SAN DIEGO, California -- Brendan Mason caught a 600 lb Mako Shark off the coast of San Diego using a fly rod.
While it may have been the biggest fish ever caught using a fly rod, it won’t count as an official record because Mason didn’t kill the beast.
Mason went looking for sharks with a fly fishing outfit based in San Diego. They attracted the shark to the boat using a bucket of cut up fish bits. The shark’s weight and length were estimated as it swam next to the 24 foot boat.
For fishing buffs, Mason used an 8-foot 6-inch, 16-weight fly rod, a wet-tip flyline, 30-pound class tippet, and a wire bite leader.
He had to work hard to get the shark to take the bait. One of the concerns was that the shark should take the bait at such an angle that it didn’t end up in the boat. When the shark finally took the line, it exploded into action.
The events were well photographed, but we are prevented from showing them here as the rights to the photographs have been bought up by various fishing magazines.
By all accounts a mako shark is a pretty serious fish. It can travel up to speeds of 22 miles per hour and in Brendan’s 40 minute fight with the fish, the shark leaped out of the water several times.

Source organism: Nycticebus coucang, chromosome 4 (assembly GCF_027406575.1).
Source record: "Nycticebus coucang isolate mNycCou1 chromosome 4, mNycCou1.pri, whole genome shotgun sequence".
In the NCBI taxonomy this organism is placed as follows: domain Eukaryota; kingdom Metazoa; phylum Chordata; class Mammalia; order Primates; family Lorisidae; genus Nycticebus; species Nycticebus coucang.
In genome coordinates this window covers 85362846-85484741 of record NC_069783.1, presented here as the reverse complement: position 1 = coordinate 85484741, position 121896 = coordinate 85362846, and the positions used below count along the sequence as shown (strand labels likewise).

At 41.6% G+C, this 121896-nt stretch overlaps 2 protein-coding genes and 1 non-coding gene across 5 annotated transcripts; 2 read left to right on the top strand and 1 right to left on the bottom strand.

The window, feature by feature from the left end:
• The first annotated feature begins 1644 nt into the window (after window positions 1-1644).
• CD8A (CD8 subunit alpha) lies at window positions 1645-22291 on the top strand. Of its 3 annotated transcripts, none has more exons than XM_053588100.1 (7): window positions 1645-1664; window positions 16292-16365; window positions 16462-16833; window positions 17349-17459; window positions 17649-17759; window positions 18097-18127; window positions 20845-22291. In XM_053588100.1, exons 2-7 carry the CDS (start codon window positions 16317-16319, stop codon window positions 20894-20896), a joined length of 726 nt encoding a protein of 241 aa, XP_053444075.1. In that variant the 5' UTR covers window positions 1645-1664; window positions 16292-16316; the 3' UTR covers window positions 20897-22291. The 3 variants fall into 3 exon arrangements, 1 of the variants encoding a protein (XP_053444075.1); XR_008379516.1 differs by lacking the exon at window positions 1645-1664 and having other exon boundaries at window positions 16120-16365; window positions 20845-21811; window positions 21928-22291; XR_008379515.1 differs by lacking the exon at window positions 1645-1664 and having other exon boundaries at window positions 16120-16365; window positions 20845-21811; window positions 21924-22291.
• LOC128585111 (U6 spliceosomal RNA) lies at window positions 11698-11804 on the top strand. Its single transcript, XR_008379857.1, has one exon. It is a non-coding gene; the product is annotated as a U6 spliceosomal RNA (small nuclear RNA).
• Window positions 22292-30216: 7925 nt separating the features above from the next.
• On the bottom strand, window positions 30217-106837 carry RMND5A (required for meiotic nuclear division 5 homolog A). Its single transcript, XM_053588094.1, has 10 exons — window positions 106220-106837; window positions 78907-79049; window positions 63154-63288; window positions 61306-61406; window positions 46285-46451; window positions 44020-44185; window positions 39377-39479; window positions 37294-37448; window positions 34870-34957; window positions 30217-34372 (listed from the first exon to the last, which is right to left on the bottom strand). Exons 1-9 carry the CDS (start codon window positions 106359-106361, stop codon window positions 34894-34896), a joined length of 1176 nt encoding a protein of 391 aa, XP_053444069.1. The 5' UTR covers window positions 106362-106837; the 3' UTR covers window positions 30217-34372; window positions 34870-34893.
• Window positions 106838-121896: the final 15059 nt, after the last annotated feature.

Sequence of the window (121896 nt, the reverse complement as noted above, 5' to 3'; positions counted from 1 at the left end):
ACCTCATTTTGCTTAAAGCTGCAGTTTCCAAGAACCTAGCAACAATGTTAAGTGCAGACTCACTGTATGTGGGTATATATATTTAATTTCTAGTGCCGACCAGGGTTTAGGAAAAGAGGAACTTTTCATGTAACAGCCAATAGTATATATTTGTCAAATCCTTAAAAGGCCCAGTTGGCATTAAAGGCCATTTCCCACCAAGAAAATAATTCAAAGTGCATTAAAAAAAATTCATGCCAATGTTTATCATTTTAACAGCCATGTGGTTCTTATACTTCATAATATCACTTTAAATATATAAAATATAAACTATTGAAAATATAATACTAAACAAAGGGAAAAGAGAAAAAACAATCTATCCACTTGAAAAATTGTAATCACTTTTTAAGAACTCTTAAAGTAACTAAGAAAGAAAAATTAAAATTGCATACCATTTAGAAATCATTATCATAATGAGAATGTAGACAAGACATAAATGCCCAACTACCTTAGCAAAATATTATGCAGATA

Dale Mason, Brendan’s father said that his son is a devoted fisherman.
Brendan has travelled all over the world fly fishing. He’s part of the Angling Exploration Group that produces non-instructional (surf genre) movies about fly fishing.
“That’s what they were targeting, but I don’t think he thought he’d get one that big,” said his father, Dale.
Brendan’s day job is a software developer in Seattle.
Mako Sharks can attain burst swimming speeds of up to 35 km/h (22 mph) and can leap clear of the water to heights of up to 6 meters (20 feet).
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